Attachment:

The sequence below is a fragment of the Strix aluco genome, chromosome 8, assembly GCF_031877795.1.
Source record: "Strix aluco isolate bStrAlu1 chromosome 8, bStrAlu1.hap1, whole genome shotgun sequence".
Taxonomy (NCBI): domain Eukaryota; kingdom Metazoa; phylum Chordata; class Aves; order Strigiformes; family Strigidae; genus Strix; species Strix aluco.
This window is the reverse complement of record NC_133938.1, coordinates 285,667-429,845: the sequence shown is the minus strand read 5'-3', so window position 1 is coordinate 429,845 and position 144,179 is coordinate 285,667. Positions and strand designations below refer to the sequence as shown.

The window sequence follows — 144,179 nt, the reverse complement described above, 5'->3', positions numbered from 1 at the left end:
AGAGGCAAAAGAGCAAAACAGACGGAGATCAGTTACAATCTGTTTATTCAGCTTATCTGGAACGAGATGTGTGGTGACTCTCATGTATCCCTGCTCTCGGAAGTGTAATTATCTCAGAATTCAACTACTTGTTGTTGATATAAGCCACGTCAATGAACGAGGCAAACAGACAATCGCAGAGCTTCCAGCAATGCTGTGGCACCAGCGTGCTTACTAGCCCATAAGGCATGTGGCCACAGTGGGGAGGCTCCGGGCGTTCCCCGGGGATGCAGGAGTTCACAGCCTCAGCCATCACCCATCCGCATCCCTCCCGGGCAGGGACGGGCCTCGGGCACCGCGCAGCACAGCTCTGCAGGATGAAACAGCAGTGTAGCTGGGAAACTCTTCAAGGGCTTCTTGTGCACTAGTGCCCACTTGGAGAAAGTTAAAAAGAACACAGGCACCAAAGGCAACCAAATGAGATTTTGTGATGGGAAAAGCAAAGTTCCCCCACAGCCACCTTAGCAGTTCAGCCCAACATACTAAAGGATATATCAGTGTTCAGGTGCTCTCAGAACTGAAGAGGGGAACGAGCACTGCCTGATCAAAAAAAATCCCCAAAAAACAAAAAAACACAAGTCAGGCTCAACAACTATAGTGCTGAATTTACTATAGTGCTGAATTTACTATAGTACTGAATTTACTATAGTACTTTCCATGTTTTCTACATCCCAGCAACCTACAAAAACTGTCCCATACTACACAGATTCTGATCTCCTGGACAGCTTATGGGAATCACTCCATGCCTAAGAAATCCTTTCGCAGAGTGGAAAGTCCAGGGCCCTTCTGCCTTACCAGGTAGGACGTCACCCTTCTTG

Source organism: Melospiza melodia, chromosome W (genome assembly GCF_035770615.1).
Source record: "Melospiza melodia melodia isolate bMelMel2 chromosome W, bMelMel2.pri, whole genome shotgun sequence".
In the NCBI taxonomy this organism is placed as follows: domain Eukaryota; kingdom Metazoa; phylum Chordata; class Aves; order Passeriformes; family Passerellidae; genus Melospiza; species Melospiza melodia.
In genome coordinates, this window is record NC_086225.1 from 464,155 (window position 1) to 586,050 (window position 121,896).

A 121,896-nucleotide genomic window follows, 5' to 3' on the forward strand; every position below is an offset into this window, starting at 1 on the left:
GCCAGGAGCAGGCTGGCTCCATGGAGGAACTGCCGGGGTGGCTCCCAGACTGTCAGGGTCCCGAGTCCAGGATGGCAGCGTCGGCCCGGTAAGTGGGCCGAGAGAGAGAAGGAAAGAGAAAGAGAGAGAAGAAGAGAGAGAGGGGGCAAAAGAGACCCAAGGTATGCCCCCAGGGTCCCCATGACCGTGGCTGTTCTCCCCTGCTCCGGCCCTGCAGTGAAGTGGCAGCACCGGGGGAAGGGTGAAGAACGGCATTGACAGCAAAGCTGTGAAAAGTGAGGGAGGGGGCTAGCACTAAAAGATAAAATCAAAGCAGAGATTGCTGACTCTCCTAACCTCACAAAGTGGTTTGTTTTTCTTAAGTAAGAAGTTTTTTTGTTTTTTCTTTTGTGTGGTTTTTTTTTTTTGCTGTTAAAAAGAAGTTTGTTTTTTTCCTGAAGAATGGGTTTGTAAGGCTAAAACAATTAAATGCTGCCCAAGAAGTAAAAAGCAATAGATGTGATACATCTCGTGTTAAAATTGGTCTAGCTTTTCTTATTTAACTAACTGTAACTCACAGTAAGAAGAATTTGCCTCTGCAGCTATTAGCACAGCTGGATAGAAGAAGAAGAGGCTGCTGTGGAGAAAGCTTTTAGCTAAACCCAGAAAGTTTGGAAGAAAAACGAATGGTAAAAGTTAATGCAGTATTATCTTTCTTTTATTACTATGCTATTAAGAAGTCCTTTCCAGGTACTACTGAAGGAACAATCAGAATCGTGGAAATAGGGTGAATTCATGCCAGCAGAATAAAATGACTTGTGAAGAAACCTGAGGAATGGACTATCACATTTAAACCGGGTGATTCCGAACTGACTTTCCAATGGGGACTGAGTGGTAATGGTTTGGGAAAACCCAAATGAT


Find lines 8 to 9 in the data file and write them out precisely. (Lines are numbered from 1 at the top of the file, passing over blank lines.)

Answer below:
Source record: "Melospiza melodia melodia isolate bMelMel2 chromosome W, bMelMel2.pri, whole genome shotgun sequence".
In the NCBI taxonomy this organism is placed as follows: domain Eukaryota; kingdom Metazoa; phylum Chordata; class Aves; order Passeriformes; family Passerellidae; genus Melospiza; species Melospiza melodia.